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self-pride

[self-prahyd, self-] /ˌsɛlfˈpraɪd, ˈsɛlf-/
noun
1.
pride in one's abilities, status, possessions, etc.; self-esteem.
Origin of self-pride
1580-1590
First recorded in 1580-90
Dictionary.com Unabridged
Based on the Random House Dictionary, © Random House, Inc. 2017.
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Examples from the Web for self-pride
Historical Examples
  • He could not help it—the last spark of his self-pride was fighting for its life.

    The Manxman Hall Caine
  • But immediately a new, manly feeling of self-pride took possession of him.

    Foma Gordyeff Maxim Gorky
  • I have learnt that a measure of self-pride, of complacency, is essential to every human being.

    The Wonder J. D. Beresford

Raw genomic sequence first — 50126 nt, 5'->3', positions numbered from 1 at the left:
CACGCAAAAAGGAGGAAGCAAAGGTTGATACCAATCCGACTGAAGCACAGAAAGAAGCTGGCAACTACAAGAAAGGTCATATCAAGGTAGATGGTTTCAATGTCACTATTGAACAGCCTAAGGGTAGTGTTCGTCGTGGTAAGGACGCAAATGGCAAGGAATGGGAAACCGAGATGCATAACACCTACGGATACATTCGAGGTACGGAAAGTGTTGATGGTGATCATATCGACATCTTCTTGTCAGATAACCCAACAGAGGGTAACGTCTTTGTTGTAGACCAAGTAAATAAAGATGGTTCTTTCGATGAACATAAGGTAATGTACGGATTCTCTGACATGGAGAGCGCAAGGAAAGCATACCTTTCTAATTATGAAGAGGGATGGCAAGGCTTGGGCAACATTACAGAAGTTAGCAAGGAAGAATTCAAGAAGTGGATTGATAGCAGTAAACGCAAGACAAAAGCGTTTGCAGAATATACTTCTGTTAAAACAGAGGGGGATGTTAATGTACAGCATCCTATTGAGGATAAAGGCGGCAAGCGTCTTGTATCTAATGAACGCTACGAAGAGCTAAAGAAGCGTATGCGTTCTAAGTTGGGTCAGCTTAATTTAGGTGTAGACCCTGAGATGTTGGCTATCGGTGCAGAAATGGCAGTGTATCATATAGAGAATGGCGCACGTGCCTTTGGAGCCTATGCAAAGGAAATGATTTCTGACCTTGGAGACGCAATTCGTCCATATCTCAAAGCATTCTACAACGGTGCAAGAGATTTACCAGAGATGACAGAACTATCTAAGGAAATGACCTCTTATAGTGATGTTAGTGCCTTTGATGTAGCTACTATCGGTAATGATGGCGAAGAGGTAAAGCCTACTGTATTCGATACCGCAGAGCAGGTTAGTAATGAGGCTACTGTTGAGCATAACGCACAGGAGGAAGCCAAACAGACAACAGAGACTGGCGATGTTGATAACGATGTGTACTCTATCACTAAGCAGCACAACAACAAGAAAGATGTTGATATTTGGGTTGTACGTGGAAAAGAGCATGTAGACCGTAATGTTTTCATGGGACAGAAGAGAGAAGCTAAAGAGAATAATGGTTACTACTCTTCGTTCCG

• He had been so sure of himself (but self-pride had ever been his besetting sin).

    Robert Annys: Poor Priest Annie Nathan Meyer
  • Once I was eager and confident, filled with enthusiasm and self-pride.

    The Fifth Wheel Olive Higgins Prouty
  • Bessie thinks that for a minister he's full of sin and self-pride.

    Green Valley

    Katharine Reynolds
  • self-pride urged that his experience in the wars was his real recommendation for what must prove a perilous and delicate work.

    The Mercenary W. J. Eccott
  • His reserve—born of self-pride, consciousness of force—limited ambitions, and self-reliance, they call a diplomatic gift.

  • self-pride suffered in the revelation, but she told herself boldly that she was not to blame.

    An Unknown Lover Mrs. George de Horne Vaizey
  • To the heart came well-nigh relinquished memories of self-pride and future hope.

    Menotah Ernest G. Henham

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Word Value for self

7
8
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